D.M. ASNER et al. PHYSICAL REVIEW D 81, 052007 (2010)

    052007-2

  • net four-momentum of the ee beam taking the finitebeam crossing angle into account, and EDs;pDs is thefour-momentum of the tag, with EDs computed from pDsand the nominal mass [17] of theDs meson. We require therecoil mass to be within 55 MeVof the Ds mass [17]. Thisloose window allows both primary and secondary (fromDs ! Ds or Ds ! Ds 0) Ds tags to be selected. Weveto tag candidates with track momenta below 100 MeVto reduce the background from D D decays (throughD ! D).

    The E and M distributions obtained from data areshown in Fig. 1. To estimate the backgrounds from thewrong tag combinations, we use the sidebands of the Edistribution or the tag mass difference M MDs

    mDs distribution, where mDs is the nominal mass [17] of

    theDs meson. We define the signal and sideband regions inTable I. We fit the distributions to a sum of a double-Gaussian function (for signal) and a second orderChebyshev polynomial function (for background) to deter-mine the tag sideband scaling factor stag, which is the ratio

    of areas in the signal and sideband regions described by thebackground polynomial function. Obtained ST yields andtag sideband scaling factors are listed in Table II.

    B. Signal selection

    We form DT candidates from ST candidates by adding arecoiling charged track that is consistent with coming fromthe nominal interaction point. Specifically, the recoilingtracks point of closest approach to the origin must bewithin 5 cm of the interaction point along the beam lineand within 5 mm of the interaction point in the planetransverse to the beam line. We require the momentum ofthe track to be p 200 MeV and the angle with respect tothe beam to be j cosj< 0:80 so that all charged-particleidentification (PID) information (dE=dx, RICH, and E=p)is available. The signal track in the DT candidate is alsorequired to be identified as an electron, a charged pion, or acharged kaon, for further analysis. This is discussed in thenext section.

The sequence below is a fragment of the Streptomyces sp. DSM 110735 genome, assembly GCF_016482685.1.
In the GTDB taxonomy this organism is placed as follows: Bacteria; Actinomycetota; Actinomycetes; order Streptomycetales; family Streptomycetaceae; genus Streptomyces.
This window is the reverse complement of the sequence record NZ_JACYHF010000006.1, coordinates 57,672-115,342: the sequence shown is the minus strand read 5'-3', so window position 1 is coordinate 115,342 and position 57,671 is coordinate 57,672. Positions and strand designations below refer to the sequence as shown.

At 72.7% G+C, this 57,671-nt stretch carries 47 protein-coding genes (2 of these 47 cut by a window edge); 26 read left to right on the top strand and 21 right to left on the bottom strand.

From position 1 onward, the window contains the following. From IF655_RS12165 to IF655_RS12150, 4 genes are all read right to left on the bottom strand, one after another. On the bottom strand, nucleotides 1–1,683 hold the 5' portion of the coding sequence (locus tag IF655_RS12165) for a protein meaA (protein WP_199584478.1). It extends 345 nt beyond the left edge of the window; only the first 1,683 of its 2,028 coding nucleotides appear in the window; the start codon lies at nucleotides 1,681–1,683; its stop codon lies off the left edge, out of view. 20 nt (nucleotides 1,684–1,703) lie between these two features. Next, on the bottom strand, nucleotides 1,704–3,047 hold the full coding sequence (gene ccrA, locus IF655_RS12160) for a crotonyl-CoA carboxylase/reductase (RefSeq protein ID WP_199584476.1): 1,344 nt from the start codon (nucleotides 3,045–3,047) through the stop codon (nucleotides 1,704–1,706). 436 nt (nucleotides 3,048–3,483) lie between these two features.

IV. ANALYSIS

    The D (or Ds) semileptonic inclusive spectrum (ordifferential decay rate) can be expressed as

    dBSLdp

    1nD

    nep

    1nST

    nDT=SLp

    ; (1)

    where nD is the number of D mesons produced, ne is thenumber of produced primary electrons in bins of momen-tum p, nST is the number of ST, nDT is the electroncandidate yield in bins of momentum, and SL is the(momentum-dependent) electron detection efficiency.

    FIG. 1 (color online). Tag E and M distributions in data (histograms) with fits (solid curves) and background contributions(dashed lines).

    TABLE I. Signal and sideband regions of E andM for eachtag mode.

    Tag mode Signal (MeV) Sideband (MeV)

    D0 ! K 30 E

  • The D semileptonic branching fraction can be obtained byintegrating the differential spectrum and correcting for the200 MeV momentum cutoff by extrapolating the spectrumbelow the cutoff. If we had a perfect MC modeling of thesemileptonic decays, a simple momentum bin-by-bin cor-rection factor could be used for SL. Instead, we use a moregeneral unfolding [22] approach to minimize MC modeldependence.